In the wake of New York's victory against fracking, many regions in North America faced with growing climate threats seem ready to follow the state's lead and ban the drilling practice altogether.
Just days after Governor Andrew Cuomo passed a moratorium on fracking following an intensive environmental activism campaign, the Canadian province of New Brunswick introduced its own temporary ban on the controversial method of drilling.
New Brunswick Premier Brian Gallant, who promised a moratorium on fracking during his campaign, said the halt would be lifted for companies who meet certain conditions, which include a consultation process with First Nations tribes, a plan for waste water disposal, and credible reports on the health and environmental impacts of the practice.
New York's resolute stance against fracking is particularly momentous because the state sits atop a large portion of the Marcellus Shale, a methane-heavy formation that has been targeted by the energy industry for drilling. Legalizing the practice would have been a financial boon for the state; by prioritizing the environment, Cuomo "sets a model for what should happen around the country," Alex Beauchamp, Northeast Region Director of Food & Water Watch, told Common Dreams.
"I think you see things happening already," Beauchamp said. "It's a game-changing moment."
Deborah Goldberg, Earthjustice attorney, told Al Jazeera that Cuomo's move will "give other political leaders courage to step forward and admit what we know about the health effects, what we don’t know about the health effects, and take a more cautious approach."
And it seems they may. "[T]he lesson from New York is that if you organize from a grassroots level... you can win."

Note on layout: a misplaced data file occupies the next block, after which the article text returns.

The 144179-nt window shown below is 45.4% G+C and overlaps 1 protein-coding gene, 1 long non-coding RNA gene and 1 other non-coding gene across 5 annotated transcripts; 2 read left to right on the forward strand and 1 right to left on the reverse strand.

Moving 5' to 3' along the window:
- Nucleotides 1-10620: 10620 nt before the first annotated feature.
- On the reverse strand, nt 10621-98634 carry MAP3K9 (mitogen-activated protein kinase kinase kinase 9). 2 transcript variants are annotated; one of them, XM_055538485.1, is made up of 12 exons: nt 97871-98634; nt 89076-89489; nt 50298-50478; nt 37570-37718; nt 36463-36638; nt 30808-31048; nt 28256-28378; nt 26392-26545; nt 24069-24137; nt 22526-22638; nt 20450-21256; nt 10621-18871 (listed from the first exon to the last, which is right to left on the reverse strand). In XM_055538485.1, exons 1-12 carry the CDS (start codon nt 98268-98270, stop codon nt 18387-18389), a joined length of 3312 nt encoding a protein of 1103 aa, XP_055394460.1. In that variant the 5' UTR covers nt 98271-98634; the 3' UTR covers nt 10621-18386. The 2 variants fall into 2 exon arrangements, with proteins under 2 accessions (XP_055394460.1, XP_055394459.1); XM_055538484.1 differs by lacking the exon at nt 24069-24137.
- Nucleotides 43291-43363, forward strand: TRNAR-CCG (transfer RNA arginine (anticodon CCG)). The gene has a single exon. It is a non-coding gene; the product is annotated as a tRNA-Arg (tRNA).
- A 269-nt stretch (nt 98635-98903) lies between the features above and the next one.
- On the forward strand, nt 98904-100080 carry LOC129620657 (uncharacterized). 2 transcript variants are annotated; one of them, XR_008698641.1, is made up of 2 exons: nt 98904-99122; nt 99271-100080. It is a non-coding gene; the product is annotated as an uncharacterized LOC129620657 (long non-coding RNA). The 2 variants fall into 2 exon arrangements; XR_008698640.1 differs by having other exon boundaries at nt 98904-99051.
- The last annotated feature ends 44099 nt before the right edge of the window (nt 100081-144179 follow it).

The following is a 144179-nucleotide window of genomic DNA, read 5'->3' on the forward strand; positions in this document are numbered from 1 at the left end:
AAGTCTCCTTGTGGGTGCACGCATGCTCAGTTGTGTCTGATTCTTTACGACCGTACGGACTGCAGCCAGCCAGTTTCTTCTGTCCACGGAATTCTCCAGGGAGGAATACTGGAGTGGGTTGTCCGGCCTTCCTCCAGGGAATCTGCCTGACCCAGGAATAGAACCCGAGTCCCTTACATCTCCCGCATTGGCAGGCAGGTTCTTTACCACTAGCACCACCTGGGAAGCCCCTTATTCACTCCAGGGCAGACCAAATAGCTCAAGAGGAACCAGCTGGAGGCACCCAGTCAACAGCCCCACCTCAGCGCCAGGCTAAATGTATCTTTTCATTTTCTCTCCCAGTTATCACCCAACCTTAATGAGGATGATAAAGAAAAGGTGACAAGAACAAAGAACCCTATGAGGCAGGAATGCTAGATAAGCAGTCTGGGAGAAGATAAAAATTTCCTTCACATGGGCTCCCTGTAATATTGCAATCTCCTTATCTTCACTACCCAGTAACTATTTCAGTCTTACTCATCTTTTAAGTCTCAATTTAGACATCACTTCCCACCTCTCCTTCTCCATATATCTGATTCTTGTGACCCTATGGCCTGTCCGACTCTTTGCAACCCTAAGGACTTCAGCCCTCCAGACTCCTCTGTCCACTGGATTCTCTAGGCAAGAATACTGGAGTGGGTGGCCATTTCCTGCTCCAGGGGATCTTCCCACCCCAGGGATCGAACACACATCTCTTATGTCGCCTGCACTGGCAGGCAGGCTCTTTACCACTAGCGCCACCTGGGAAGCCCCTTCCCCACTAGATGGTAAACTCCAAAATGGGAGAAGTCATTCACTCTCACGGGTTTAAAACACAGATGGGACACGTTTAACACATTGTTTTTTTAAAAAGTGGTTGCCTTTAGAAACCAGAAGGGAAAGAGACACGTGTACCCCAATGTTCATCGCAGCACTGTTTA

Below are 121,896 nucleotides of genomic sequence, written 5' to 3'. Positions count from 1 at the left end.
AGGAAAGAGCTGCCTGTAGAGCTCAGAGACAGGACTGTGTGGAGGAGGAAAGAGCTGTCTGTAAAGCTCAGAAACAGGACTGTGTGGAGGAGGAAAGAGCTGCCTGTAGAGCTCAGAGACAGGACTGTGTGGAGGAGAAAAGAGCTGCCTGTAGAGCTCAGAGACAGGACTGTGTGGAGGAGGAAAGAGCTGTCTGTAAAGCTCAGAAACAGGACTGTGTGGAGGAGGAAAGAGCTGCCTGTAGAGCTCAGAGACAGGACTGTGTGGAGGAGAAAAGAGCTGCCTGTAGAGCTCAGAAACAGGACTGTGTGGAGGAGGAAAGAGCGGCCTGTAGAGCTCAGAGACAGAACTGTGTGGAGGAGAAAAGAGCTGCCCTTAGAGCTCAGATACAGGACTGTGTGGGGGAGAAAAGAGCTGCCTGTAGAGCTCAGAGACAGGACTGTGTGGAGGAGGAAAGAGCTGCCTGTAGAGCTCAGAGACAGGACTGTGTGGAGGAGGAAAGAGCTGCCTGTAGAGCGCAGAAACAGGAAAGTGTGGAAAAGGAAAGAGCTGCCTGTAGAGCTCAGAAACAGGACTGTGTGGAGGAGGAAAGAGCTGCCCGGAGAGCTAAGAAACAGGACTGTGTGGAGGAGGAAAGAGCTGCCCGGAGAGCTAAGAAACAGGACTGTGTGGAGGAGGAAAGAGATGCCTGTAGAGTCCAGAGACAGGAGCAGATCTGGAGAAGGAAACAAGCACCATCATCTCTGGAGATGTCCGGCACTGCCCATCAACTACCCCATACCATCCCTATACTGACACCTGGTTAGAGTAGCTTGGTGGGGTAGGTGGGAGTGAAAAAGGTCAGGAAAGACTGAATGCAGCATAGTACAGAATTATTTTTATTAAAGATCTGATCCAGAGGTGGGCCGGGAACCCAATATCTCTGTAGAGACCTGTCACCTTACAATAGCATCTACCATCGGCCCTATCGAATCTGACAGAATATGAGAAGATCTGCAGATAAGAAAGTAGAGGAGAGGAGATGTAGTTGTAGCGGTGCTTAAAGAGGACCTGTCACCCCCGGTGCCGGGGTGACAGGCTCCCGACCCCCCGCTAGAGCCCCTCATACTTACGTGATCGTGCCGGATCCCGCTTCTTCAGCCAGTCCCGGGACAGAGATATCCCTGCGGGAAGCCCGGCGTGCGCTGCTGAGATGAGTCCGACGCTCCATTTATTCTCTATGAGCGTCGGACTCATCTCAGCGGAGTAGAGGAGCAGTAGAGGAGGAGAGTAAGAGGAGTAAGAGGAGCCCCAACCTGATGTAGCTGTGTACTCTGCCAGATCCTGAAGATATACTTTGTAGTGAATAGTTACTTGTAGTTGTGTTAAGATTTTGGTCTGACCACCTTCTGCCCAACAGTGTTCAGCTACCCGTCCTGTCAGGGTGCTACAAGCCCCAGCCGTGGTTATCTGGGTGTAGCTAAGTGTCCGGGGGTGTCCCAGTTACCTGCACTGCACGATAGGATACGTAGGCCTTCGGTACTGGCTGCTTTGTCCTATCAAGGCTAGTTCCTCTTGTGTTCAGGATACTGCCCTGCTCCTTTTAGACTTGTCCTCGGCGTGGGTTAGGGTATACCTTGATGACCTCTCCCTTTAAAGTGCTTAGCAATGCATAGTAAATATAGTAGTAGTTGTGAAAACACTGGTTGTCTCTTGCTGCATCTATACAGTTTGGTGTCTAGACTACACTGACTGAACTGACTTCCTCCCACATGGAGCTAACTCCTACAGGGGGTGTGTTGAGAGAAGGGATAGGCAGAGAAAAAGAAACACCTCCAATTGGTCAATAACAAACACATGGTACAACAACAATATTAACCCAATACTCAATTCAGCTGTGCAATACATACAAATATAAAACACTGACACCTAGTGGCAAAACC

— Food & Water Watch director Alex Beauchamp
"We're seeing advocates in other states latching on to what New York has done in support of their own efforts," says Kate Sinding, senior attorney at the Natural Resources Defense Council told National Geographic.
North Carolina's Rules Review Commission on Wednesday passed a series of fracking safety standards that could prevent the state legislature from lifting the current fracking moratorium, which it was set to do within months.
In Maryland, another Marcellus-adjacent state where fracking companies have set up shop for years, climate activists have been fighting ferociously—with actions that mirror those taking place in Seneca Lake, New York—to close construction sites and convince their Republican Governor-elect Larry Hogan to halt the practice. Hogan has called fracking an "economic gold mine."
Democratic governors, such as California's Jerry Brown, are likely to face the same pressure that Cuomo did, Beauchamp said. "If you're in power and you're a Democratic governor, you should really take note," he added. "[T]he lesson from New York is that if you organize from a grassroots level... you can win."
Fracking bans exist elsewhere, such as Vermont, but that state's move against the practice—which came in 2012—while welcome, bears little practical impact, as it has few shale resources to be exploited, unlike New York.
Many opponents of the environmental movement believed that a fracking ban in a state like New York "wasn't politically possible," Beauchamp said. "A few days "I asked myself, 'Would I let my family live in a community with fracking?' The answer is no,"
—New York Acting Health Commissioner Howard Zuckerago... a lot of people would laugh you out of the room" for suggesting that it could happen.
As National Geographic notes, Cuomo's move could have an impact on neighboring Pennsylvania, another state where fracking has become a flashpoint of the environmental movement.
"I asked myself, 'Would I let my family live in a community with fracking?' The answer is no," said New York Acting Health Commissioner Howard Zucker on Wednesday. "I therefore cannot recommend anyone else’s family to live in such a community either."
Earthworks eastern coordinator Nadia Steinzor told Al Jazeera, "The fact that they took such a clear conclusion on these health risks sends a very strong signal that will reverberate nationwide about the risks to water, land and health."
There are other indicators that the tide is starting to turn on fracking, Beauchamp said. "[Y]ou see polls increasingly turn against it. You see a clear trend, not only in the U.S. but around the world."
The takeaway for climate activists, Beauchamp said, is to not back down: "You don't start with what you think is possible. You don't start with where you think the compromise will be. There's no one bigger than the fossil fuel industry... and Wednesday we beat them."